Appraisals are tricky right now and very subjective.  Before the real estate market crashed, it seemed whatever the number on the contract (regardless of how bogus everyone knew it was) it would come in at the appraised value.  This is considered one of the problems of why our real estate markets crashed.   Now appraisers are blindly selected and the rules of appraising homes are stricter.   This is also an upfront cost to the buyers at usually $500.  If the home appraisal comes in lower than the negotiated sales price you as a seller have to determine if you will lower the price to the appraised value or decline the reduction.  If you decline the reduction of the negotiated sales price at that point the buyer has to make a decision.  The buyer will decide if they want to terminate the contract and as long as the buyer has done so in the contingency outline they will get their earnest money back.  The other option the buyer has is to pay out of pocket the difference from the appraisal.  The reality is a bank isn’t going to give a buyer a loan for more than what the determined value of the home is worth.  The bank wants to be sure if they need to take the home back from the buyer that they can at least get their money back.  Believe or not banks are in business to make money and when you see a “truth in lending” report for your home loan you will notice they make a lot of it.  The usual time frame for an appraisal contingency is 21 days but again all these dates are negotiable.  Most buyers don’t want to spend the $500 appraisal fee until they are finished with the due diligence period to make sure the homes condition is up to the buyers standards.  Hopefully, your home will appraise and then final stage will be the finance contingency.

In most cases the real estate agent will make the appraisal & financing contingencies on the same day.  However, I have seen this go out as far as 28 days.  During the financing contingency, the buyer is turning in more and more paperwork.  The lenders are reviewing debt to income ratio’s, reviewing tax records and processing the loan.  Then just before closing, they will double-check the file on things like credit and employment.  It is so important that the buyer doesn’t change a thing during the binding agreement to closing.  Sometimes a buyer will be so excited about the purchase of your home they will go out and open lines of credit to buy new furniture or a new car.  These are big no-no’s and will cause your buyer to not qualify for the loan.  There are also unknown surprises that can happen at the last minute.  In my 14 years of real estate, I have seen many last-minute mishaps that cause a loan to fall apart in the financing contingency and it is one of the last contingencies needing to be met in the transaction.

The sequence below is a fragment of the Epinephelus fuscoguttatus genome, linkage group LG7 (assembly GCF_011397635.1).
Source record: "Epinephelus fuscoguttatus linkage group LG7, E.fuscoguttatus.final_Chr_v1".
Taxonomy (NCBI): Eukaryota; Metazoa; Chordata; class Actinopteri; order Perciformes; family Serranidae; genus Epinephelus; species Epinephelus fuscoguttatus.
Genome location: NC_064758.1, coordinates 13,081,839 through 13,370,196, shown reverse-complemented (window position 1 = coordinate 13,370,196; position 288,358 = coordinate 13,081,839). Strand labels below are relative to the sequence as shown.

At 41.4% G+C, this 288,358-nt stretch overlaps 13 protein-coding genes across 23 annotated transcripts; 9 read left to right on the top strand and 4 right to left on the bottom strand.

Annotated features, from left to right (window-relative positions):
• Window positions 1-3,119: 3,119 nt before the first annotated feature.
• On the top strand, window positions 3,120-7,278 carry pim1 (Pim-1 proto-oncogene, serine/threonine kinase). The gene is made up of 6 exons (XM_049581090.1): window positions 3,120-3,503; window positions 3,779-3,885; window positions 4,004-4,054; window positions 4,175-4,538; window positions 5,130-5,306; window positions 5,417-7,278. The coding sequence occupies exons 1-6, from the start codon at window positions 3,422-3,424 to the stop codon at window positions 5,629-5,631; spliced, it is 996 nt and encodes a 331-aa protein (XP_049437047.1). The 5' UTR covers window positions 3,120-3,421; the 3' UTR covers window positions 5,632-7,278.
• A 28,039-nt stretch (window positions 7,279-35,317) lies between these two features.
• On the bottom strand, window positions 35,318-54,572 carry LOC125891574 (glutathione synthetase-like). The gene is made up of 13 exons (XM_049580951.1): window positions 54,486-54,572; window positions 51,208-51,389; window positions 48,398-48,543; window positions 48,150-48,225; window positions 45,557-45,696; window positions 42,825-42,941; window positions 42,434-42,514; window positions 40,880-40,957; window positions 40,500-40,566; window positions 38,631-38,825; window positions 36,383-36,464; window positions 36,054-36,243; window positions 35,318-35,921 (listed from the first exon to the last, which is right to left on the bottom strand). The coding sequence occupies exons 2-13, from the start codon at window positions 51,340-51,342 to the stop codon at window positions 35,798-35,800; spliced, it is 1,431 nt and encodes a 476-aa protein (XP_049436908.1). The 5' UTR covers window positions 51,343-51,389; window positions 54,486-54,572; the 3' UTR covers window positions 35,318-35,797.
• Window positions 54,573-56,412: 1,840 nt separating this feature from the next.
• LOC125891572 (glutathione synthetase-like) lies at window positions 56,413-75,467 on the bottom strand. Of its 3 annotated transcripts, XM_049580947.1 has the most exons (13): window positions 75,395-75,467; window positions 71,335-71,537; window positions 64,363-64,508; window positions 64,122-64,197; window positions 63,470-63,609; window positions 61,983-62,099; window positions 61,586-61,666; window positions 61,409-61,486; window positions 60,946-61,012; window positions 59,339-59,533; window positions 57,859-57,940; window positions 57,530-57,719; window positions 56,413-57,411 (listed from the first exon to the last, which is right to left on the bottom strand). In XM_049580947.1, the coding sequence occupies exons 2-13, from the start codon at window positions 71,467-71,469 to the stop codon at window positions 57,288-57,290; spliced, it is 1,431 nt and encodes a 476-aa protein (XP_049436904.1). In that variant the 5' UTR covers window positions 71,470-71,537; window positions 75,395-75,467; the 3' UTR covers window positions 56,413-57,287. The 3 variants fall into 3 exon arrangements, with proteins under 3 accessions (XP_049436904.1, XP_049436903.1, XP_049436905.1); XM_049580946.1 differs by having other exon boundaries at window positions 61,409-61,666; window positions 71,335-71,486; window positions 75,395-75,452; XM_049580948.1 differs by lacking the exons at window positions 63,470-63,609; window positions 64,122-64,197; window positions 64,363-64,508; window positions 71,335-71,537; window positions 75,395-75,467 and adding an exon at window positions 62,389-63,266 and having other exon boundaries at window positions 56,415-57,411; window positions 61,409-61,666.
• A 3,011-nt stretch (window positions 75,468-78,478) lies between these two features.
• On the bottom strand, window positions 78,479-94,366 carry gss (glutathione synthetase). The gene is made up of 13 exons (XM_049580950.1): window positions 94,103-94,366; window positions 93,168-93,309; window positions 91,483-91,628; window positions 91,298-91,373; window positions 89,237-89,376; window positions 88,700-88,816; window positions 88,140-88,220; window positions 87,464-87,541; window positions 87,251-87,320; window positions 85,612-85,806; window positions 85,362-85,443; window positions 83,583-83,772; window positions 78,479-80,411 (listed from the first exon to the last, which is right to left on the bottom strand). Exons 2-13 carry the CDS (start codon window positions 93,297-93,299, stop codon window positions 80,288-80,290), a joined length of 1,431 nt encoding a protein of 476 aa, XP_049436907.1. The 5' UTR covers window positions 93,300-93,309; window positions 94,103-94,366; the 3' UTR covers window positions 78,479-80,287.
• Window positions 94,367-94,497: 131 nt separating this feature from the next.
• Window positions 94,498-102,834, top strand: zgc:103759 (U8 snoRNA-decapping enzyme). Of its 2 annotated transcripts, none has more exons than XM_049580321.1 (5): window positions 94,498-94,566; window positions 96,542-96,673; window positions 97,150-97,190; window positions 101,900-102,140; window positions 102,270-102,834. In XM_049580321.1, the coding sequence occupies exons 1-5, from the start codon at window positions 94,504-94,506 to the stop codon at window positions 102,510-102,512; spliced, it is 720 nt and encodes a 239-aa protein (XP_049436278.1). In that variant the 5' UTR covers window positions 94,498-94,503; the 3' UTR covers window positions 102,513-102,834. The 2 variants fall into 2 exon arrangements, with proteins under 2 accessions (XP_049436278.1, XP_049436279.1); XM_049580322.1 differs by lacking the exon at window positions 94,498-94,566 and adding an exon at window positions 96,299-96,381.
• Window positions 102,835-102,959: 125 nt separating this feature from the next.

The fourth one is really a new and recent one in play more than ever and that is the Sale of a home contingency.  Many homeowners are realizing that home prices are close to what they need to get out of their home and buy the dream home they really want, downsize, move closer to family or move to a beach.  At this stage of my life I want the beach in Brazil!   Homes are selling so fast that most of the sellers buying a new home don’t want to move twice.  But most people don’t want two mortgages either and most Americans don’t qualify to hold two notes. They have found the next home but want those sellers to know and accept before they can buy they need to sell their home first.  So what does this mean for you as a seller?  It means that you are willing to agree to take your home off the market and allow the buyer to go through all the contingencies above twice, once for your home and once for the buyers home (wherever that may be).   This may be something to consider as a seller if your home has been on the market for a very long time.  It could be considered if it were a buyers’ market, but it’s not, it is still a sellers’ market.   When you look at it there are a lot of moving pieces.  Are you willing to participate in all those moving pieces when next week you could get another offer without this contingency?  If anything falls apart on the other home during any of the contingencies, your home and its contract now are in jeopardy as well.   

Selling and buying a home is exciting, exhausting and rewarding.  Don’t take your buyers contingencies lightly as if you do it could be costly for you as a seller.  It’s the day of closing and all parties are at the table signing the documents, you get a check in hand (which is always better than bringing one to the table when you are a seller) my advice is to have your banks mobile app and deposit the check before you leave the closing table and then listen for those melodious notes to start ringing in your ears. 

To reach Rodney Camren please call (404) 375-1496 or email